Shattercane is an increasing weed problem in Ohio crops, especially continuous cornfields where conventional (nontransgenic) corn hybrids are grown. There are relatively few options available for chemical control of shattercane in conventional corn, and since 1990 many producers have relied on the use of the sulfonylurea herbicides primisulfuron or nicosulfuron for selective postemergence shattercane control. The mode of action of sulfonylurea herbicides in susceptible plants is inhibition of acetolactate synthase (ALS), a key enzyme in the branched chain amino acid synthesis pathway (15). Other chemical classes of ALS inhibitors used for weed control in corn, soybean, and/or small grains include the imidazolinones, triazolopyrimidine sulfonanilides, and pyrimidinylthiobenzoates.
The widespread use of ALS-inhibiting herbicides in several major crops over the past two decades has contributed to the development of ALS-herbicide resistance in 73 weed species worldwide (9). The resistance mechanism has generally involved an altered form(s) of the ALS enzyme with decreased herbicide sensitivity (1,2,5,6,14). A shattercane biotype resistant to primisulfuron was identified in Nebraska fields that had been treated with primisulfuron or nicosulfuron for a minimum of three consecutive years (3). A later study reported that primisulfuron resistance in each of three shattercane accessions from Nebraska was due to different ALS mutations (13). Previous research suggests that shattercane populations may contain multiple inherent genotypes with resistance to ALS-inhibiting herbicides, so strong ALS-herbicide selection pressure may lead to rapid development of resistant (R) populations.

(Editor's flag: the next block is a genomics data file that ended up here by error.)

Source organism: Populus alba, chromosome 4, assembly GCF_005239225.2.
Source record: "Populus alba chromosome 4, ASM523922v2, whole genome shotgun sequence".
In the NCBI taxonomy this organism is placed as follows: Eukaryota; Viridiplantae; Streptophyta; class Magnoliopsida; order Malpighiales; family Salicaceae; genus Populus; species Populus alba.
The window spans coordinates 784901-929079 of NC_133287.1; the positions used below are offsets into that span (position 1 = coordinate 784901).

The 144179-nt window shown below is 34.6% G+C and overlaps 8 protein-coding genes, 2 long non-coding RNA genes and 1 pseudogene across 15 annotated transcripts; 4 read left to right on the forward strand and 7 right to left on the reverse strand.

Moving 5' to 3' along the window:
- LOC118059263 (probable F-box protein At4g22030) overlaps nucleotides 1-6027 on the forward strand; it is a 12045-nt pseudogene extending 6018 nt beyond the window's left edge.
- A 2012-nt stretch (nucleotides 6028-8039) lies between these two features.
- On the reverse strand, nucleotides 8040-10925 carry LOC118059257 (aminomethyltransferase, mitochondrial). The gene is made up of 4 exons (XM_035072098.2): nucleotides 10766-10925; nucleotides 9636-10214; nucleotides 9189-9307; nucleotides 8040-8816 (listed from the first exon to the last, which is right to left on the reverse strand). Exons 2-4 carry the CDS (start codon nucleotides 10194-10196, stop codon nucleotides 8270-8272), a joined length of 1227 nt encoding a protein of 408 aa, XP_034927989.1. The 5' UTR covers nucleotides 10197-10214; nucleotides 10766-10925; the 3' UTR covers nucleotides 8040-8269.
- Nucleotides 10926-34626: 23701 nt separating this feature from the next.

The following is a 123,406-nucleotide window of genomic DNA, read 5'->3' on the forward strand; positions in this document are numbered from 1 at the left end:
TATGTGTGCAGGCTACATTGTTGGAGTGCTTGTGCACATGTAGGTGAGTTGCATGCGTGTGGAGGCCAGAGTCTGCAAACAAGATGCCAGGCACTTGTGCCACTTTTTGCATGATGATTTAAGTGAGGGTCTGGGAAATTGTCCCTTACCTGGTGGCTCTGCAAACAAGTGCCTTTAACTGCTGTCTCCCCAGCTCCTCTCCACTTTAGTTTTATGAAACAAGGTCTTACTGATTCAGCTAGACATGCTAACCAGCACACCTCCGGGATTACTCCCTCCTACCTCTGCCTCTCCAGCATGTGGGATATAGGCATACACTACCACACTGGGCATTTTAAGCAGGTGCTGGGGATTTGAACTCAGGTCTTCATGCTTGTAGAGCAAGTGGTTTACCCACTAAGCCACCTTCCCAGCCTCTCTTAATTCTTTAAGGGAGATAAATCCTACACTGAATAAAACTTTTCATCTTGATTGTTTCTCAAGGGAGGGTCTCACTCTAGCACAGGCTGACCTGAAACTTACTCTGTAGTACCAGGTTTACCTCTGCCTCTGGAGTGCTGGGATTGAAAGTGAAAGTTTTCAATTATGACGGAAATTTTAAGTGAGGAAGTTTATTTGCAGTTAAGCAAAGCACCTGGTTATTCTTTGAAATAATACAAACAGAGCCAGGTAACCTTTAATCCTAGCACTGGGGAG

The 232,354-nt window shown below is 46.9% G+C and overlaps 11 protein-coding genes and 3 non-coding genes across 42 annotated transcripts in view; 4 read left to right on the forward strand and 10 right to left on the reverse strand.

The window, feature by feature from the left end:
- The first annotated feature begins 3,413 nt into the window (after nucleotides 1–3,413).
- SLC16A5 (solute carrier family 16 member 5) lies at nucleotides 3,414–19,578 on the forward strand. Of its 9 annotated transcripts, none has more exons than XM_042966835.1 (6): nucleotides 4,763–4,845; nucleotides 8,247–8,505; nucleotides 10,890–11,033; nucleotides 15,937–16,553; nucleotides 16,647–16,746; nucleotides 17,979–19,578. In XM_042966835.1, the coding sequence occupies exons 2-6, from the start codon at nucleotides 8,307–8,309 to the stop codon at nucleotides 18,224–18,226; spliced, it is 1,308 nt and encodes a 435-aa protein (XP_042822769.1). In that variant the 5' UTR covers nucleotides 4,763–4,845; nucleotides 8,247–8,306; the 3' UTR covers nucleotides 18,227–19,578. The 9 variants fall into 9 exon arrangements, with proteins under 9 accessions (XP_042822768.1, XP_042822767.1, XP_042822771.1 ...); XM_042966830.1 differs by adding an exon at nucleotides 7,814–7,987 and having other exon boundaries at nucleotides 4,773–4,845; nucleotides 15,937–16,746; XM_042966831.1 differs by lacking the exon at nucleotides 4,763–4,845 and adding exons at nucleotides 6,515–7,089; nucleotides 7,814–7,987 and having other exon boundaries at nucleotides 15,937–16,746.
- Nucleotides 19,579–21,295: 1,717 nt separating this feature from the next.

A population of shattercane located in a Fairfield County, Ohio, cornfield was suspected of having resistance to ALS-inhibiting herbicides based on poor shattercane control and a 10-year history of ALS-herbicide use. The objectives of this study were to verify herbicide resistance in the suspect population and to determine its magnitude of cross-resistance to two chemical classes of ALS-inhibiting herbicides.
Shattercane Population Sampling and Preliminary